Thursday, February 1, 2007

Copyrights & Wrongs

This article isn't intended to be legal advice, but rather an intro to understanding the copyright laws you might trip over during your career. My goal, as both an author and a lawyer, is to prevent you from tripping altogether, or at least give you some info to help break the fall. (For serious questions, always consult an attorney.) {Note: At the time this article was written, I was working as an attorney full-time.}

Who Has a Copyright?

You do, so long as youve written something. Years ago, copyright protection required registration. That is no longer the case. Now, your work is immediately copyrighted the moment it comes into existence. While it is no longer necessary to include a copyright symbol (which I have no idea how to insert into a blog, but you know it: the circle with a c inside) there are a variety of reasons why it is still a good idea to include that symbol, your name and the date. For example, by doing so, you will be helping to refute a later claim by a copier that the infringement was innocent.

Why Bother Registering?
Why have you (or your publisher) been bothering with all those tedious copyright forms (and fees)? Because registration is a prerequisite to recovering certain damages if someone infringes your work. Without getting into too much detail, the general rule is that without registration, you can recover only actual damages (money that you can prove you lost because of the infringement). That can be hard to prove. But if youve promptly registered, and if you prove infringement, you are entitled to recover damages within certain limits set by statutewithout having to prove you actually lost a dime.

Do I Own the Copyright or Does My Publisher?
Copyrights are property and can be transferred just like your house or car. So its possible that someone else could own the copyright on something you wrote. Generally, however, you own the copyright, and you assign to a publisher a bundle of rights that fall under you copyright, such as North American rights, foreign rights, book club rights, etc. Also, if you are an employee and part of your job is to create written material, it is possible that your work falls within a particular category that makes it a work-for-hire, and your employer owns the copyright. Remember that you cannot orally transfer all of the bundle of rights that comprise copyright. Some of these rights may be transferred only in writing.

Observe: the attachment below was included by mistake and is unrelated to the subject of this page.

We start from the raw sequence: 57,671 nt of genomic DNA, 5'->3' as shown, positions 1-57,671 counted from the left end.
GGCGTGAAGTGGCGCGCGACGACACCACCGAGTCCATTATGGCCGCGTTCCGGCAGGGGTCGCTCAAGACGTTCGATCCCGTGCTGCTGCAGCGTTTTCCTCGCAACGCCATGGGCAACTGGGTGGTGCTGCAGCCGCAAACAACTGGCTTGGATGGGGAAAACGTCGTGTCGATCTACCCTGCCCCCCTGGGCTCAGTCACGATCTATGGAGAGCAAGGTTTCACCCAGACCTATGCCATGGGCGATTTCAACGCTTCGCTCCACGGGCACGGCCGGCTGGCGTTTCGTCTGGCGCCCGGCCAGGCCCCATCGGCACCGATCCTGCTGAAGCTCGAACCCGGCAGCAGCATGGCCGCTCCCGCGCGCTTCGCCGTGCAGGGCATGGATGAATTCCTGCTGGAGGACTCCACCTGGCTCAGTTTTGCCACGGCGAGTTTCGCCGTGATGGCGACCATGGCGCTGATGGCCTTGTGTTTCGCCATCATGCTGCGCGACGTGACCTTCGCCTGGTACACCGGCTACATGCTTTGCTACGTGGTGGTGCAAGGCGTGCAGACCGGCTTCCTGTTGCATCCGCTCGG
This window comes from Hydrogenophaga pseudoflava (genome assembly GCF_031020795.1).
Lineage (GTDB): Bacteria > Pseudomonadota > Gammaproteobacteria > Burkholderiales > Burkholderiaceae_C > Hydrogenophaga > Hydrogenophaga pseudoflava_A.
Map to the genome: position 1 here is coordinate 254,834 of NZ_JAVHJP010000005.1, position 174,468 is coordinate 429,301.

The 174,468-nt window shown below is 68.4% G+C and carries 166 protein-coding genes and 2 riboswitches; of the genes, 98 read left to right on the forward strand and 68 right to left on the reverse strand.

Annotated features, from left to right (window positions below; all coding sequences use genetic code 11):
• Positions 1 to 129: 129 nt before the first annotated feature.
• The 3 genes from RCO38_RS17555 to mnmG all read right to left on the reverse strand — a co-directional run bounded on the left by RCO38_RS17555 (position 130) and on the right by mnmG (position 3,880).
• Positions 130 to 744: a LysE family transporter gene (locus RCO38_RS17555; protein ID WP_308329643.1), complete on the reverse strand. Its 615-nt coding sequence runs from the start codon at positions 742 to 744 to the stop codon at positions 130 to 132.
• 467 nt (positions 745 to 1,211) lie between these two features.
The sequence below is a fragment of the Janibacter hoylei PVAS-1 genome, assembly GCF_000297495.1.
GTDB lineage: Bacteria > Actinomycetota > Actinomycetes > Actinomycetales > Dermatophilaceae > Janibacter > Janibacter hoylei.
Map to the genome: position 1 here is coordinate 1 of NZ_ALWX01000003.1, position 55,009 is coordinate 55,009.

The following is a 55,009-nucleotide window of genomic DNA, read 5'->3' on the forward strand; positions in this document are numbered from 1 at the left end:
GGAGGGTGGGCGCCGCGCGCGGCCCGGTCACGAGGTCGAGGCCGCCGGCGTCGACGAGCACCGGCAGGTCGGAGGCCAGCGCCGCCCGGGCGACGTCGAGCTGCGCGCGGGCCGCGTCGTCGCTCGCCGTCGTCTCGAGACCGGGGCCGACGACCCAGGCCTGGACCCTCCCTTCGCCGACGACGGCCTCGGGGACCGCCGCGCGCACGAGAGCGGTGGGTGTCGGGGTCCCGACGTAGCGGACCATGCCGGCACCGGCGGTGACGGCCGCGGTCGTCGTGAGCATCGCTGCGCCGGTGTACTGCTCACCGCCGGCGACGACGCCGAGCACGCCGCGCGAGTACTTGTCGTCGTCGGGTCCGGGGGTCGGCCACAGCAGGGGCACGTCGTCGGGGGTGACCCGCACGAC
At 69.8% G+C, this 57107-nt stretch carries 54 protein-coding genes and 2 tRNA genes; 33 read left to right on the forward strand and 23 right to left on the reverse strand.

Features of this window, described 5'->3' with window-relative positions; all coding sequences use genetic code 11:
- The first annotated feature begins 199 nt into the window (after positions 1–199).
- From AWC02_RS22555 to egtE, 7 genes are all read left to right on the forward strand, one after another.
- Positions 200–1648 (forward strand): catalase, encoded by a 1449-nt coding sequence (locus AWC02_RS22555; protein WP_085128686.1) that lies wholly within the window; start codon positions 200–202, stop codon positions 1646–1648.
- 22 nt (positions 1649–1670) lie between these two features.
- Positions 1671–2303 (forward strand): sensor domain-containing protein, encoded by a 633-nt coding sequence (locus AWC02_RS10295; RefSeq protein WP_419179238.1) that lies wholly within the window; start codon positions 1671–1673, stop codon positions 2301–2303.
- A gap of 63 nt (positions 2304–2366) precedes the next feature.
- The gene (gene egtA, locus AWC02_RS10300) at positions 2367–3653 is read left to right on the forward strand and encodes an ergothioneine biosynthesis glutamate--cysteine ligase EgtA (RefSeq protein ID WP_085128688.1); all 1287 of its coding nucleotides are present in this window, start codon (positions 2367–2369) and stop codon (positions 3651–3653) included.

I Have This Idea about a Guy and a Girl
An idea is not copyrightable. So if you mention to your friend who works in Hollywood your idea about a girl who falls in love with the man of her dreams after hearing him on a radio talk show, and a year later Sleepless in Seattle hits the screen, you don't have a copyright claim. (You might have another type of claim, however.) While an idea isnt copyrightable, the tangible expression of that idea is. For writers, that means the specific words on the page that make up the way you tell your idea --in other words, your story, or even the plot line or character treatment, if sufficiently developed.

So a Million Monkeys Banging on a Million Typewriters ?
Copyright is different from trademarks and patents. Like the name suggests, copyright requires copying. If someone really does come up with an identical idea (and text) entirely on his own, there's no copyright infringement. In fact, in order to prove copyright infringement, you have to prove that the defendant had access to your material. This is different than the law of trademarks. If I've been living in a cave all my life, open a web-based business, and decide to use a logo that looks like two golden arches or to call my company Microsoft, I'll have problems even if I've never seen a McDonalds or heard of Bill Gates company. Similarly, if I invent a widget, but the widget has already been patented, the patent-holder can prevent me from manufacturing my widgeteven if I didn't copy his widget, and even if the patent holder has no desire to manufacture widgets himself. In copyright, it's different. So if our million monkeys coincidentally cranked out the latest John Grisham novel, there would be no copyright infringement (unless maybe the monkeys were reading Grisham during their lunch breaks).

This Is Just Fascinating. How Can I Learn More?
If you want basic information on copyright, you can call the U.S. copyright office at (202) 707-3000, or visit the website at /copyright. If you think you may have a legal issue, the best thing you can do is consult a lawyer. If cost is your concern, contact the local or state bar association. It may be able to refer you to a lawyer who does low or no-fee work for artists and writers.

(I wrote this article in 2001 ... please note that it hasn't been updated. Like the article says: hire a lawyer if you have concerns!)

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